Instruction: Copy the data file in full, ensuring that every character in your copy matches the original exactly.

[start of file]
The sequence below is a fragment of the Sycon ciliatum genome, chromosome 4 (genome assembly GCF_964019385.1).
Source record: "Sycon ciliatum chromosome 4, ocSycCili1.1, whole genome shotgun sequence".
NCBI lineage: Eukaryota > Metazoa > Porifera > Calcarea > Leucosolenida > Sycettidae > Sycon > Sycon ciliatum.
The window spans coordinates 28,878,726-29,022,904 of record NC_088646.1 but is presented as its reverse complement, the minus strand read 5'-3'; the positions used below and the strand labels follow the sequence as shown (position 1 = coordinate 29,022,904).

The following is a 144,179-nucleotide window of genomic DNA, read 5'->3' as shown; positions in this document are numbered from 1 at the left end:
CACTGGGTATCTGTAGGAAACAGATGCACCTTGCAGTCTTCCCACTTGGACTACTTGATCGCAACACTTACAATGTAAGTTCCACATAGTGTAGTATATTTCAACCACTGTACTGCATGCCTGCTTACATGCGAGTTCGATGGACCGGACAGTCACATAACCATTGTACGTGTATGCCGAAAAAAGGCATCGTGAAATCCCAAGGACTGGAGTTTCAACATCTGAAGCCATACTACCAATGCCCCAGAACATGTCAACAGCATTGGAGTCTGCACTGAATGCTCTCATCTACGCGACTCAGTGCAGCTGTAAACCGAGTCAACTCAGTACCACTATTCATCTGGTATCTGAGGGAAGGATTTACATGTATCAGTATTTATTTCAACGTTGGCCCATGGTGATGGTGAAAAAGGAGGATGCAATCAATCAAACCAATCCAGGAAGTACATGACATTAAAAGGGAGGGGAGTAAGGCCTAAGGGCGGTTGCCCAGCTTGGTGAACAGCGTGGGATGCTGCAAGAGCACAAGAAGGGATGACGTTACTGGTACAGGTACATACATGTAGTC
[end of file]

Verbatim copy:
The sequence below is a fragment of the Sycon ciliatum genome, chromosome 4 (genome assembly GCF_964019385.1).
Source record: "Sycon ciliatum chromosome 4, ocSycCili1.1, whole genome shotgun sequence".
NCBI lineage: Eukaryota > Metazoa > Porifera > Calcarea > Leucosolenida > Sycettidae > Sycon > Sycon ciliatum.
The window spans coordinates 28,878,726-29,022,904 of record NC_088646.1 but is presented as its reverse complement, the minus strand read 5'-3'; the positions used below and the strand labels follow the sequence as shown (position 1 = coordinate 29,022,904).

The following is a 144,179-nucleotide window of genomic DNA, read 5'->3' as shown; positions in this document are numbered from 1 at the left end:
CACTGGGTATCTGTAGGAAACAGATGCACCTTGCAGTCTTCCCACTTGGACTACTTGATCGCAACACTTACAATGTAAGTTCCACATAGTGTAGTATATTTCAACCACTGTACTGCATGCCTGCTTACATGCGAGTTCGATGGACCGGACAGTCACATAACCATTGTACGTGTATGCCGAAAAAAGGCATCGTGAAATCCCAAGGACTGGAGTTTCAACATCTGAAGCCATACTACCAATGCCCCAGAACATGTCAACAGCATTGGAGTCTGCACTGAATGCTCTCATCTACGCGACTCAGTGCAGCTGTAAACCGAGTCAACTCAGTACCACTATTCATCTGGTATCTGAGGGAAGGATTTACATGTATCAGTATTTATTTCAACGTTGGCCCATGGTGATGGTGAAAAAGGAGGATGCAATCAATCAAACCAATCCAGGAAGTACATGACATTAAAAGGGAGGGGAGTAAGGCCTAAGGGCGGTTGCCCAGCTTGGTGAACAGCGTGGGATGCTGCAAGAGCACAAGAAGGGATGACGTTACTGGTACAGGTACATACATGTAGTC